In the meantime, I've lucked out, in that there was another notable celestial event. It's the transit of Venus across the sun, basically that planet's version of an eclipse. Back in the days before satellites, the transit of Venus was the best way to measure the distance between planets, especially between us and the sun. (It still had its hiccups, though.) We can now watch a transit more perfectly from space, of course, but it still gives Earthbound onlookers a great idea of where exactly we are in our solar system and what else is out there with us.
I prepped for this about the same way I would've prepped for the eclipse. I looked on the appropriate NASA website and found exactly where in the sky it's going to happen, and, more importantly, I found a bit of high-quality welder's glass. Shade 14 is great for things like this, because although it gives an unrealistic green tint to everything, it allows you to see transiting planets and sunspots without killing your eyes with UV rays. I wanted to buy the glass at a welding shop downtown for really, really, really cheap, but a lot of other people had the same idea, so Sutton Garten was fresh out both times I tried. I ended up borrowing a piece (that I do intend on returning) from a guy at Indianapolis Welding Company on McCarty Street.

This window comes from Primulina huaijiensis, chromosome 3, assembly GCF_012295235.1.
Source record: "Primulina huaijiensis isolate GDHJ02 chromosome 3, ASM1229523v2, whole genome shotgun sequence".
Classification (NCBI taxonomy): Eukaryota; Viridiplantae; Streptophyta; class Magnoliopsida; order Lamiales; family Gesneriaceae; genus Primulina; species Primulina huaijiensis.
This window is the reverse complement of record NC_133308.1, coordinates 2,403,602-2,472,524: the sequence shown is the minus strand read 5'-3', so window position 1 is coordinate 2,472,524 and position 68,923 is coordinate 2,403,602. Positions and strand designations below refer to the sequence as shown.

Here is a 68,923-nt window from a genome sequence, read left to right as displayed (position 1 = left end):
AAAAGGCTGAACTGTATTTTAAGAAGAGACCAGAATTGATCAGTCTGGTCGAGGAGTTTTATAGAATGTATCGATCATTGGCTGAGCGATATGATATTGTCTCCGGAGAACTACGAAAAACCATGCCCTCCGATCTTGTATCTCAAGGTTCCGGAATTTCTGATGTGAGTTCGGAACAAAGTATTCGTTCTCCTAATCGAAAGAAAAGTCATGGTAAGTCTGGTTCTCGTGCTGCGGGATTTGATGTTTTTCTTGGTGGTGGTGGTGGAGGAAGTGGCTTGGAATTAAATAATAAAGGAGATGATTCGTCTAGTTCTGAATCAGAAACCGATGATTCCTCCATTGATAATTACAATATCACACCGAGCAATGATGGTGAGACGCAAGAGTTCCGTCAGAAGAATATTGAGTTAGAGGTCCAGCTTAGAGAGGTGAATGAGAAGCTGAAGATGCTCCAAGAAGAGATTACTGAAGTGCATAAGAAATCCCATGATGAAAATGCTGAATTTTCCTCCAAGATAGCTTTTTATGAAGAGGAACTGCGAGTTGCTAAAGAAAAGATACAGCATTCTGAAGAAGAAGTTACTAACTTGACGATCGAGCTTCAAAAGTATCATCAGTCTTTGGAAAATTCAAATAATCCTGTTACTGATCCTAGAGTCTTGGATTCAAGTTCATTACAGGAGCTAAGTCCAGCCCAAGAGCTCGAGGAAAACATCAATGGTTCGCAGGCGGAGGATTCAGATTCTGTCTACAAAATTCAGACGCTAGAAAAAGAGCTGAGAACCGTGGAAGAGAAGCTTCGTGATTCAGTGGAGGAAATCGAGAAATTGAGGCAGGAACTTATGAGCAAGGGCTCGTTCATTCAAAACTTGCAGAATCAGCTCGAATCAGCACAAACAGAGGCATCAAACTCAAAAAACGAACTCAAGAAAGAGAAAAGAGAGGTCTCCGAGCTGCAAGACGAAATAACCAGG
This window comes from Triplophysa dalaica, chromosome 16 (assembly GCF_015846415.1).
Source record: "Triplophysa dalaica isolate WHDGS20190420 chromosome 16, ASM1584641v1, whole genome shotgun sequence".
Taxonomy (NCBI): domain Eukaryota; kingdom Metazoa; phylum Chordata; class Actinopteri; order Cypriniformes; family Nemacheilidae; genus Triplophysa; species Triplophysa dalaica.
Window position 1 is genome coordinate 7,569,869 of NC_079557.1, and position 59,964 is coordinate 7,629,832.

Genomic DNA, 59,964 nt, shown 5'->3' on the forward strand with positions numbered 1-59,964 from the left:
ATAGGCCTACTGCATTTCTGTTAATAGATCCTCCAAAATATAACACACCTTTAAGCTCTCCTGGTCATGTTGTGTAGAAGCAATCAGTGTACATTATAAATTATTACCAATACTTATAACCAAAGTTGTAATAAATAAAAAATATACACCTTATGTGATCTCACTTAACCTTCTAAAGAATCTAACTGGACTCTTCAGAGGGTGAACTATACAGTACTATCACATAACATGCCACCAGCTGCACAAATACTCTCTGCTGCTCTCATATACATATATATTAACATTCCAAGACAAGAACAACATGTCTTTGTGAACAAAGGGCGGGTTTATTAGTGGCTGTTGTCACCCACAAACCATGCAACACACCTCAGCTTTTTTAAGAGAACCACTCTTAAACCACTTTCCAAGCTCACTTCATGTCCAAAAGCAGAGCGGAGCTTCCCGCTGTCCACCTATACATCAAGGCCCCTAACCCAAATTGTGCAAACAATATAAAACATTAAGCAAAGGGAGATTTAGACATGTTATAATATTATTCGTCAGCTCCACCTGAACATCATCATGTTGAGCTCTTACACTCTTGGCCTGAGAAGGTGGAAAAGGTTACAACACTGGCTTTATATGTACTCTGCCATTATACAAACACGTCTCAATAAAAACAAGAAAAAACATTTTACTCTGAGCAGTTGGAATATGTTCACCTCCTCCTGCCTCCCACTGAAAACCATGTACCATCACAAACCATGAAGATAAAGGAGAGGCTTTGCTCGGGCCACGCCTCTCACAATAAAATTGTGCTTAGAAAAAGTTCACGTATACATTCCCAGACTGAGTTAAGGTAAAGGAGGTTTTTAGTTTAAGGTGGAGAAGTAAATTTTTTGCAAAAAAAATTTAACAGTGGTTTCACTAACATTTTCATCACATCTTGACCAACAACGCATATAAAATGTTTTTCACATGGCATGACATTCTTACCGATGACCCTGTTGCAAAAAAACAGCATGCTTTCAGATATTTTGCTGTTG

Before the big event, I figured I should get some practice. So, I looked for stuff that's always there: sunspots. I found a few in a test photo I put on Instagram, but I fretted a bit about the diffraction in my Polaris telescope. The slight duplication of the image would just not do. Plus, the eyepiece was such that the only photo I could take was on my iPhone.
Fortunately, my (filtered) 80-200 lens by itself works better, and the combo of the DSLR and the zoom allowed me to make enough of a high-resolution image to do crops to make the sun fill the frame. Of course, NASA beats me, but I think I did pretty well with my limited resources.
Now, if someone could send me to Cairns, Australia, on November 13, I could catch a total solar eclipse...